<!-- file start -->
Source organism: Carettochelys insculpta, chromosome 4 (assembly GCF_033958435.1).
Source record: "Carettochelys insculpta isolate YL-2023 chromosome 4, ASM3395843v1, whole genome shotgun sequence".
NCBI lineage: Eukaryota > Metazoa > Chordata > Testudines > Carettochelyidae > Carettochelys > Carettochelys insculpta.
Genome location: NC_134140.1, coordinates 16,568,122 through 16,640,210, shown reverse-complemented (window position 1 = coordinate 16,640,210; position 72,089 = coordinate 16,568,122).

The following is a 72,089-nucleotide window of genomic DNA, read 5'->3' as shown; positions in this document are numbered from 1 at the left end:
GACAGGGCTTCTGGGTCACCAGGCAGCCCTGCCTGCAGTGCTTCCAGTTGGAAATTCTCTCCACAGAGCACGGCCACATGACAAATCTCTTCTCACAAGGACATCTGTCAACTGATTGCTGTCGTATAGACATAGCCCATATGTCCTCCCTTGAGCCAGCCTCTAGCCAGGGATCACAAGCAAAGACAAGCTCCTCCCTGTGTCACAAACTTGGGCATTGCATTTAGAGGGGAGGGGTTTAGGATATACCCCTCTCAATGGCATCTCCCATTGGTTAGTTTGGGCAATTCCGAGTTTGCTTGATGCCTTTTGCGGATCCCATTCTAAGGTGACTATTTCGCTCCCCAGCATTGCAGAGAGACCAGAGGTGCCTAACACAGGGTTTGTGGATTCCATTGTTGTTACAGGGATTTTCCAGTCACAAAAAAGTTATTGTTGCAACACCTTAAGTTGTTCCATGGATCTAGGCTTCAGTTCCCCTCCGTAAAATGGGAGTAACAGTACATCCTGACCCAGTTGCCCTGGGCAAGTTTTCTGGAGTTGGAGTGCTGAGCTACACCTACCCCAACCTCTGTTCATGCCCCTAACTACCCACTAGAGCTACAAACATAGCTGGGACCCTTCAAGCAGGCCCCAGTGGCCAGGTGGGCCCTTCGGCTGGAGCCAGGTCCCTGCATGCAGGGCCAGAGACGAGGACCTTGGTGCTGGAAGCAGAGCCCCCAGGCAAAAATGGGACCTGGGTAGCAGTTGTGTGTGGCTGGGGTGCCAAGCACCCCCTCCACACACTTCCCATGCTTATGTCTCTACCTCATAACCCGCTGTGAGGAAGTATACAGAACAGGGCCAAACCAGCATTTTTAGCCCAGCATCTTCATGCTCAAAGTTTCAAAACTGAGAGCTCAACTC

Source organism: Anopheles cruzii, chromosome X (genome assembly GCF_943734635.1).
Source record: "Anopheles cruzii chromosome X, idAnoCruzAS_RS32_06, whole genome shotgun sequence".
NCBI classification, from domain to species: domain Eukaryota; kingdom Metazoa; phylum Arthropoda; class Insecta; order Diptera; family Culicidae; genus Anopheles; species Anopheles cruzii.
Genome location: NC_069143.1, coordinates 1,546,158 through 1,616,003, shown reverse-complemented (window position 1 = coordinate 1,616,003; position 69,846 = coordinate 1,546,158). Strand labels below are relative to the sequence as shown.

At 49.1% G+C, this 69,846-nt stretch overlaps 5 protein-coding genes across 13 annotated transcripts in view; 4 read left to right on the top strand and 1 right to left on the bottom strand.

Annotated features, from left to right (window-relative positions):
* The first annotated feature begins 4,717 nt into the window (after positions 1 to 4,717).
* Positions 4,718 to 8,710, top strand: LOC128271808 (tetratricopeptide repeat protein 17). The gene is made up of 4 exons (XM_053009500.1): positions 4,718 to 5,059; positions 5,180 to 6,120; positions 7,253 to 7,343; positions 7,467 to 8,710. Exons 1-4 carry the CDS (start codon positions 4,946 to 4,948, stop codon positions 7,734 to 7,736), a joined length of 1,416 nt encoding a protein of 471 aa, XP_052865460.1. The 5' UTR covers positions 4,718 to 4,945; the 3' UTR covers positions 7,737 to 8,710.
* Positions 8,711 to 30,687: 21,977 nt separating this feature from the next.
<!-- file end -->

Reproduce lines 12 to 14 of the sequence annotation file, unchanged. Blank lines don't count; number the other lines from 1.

Annotated features, from left to right (window-relative positions):
* The first annotated feature begins 4,717 nt into the window (after positions 1 to 4,717).
* Positions 4,718 to 8,710, top strand: LOC128271808 (tetratricopeptide repeat protein 17). The gene is made up of 4 exons (XM_053009500.1): positions 4,718 to 5,059; positions 5,180 to 6,120; positions 7,253 to 7,343; positions 7,467 to 8,710. Exons 1-4 carry the CDS (start codon positions 4,946 to 4,948, stop codon positions 7,734 to 7,736), a joined length of 1,416 nt encoding a protein of 471 aa, XP_052865460.1. The 5' UTR covers positions 4,718 to 4,945; the 3' UTR covers positions 7,737 to 8,710.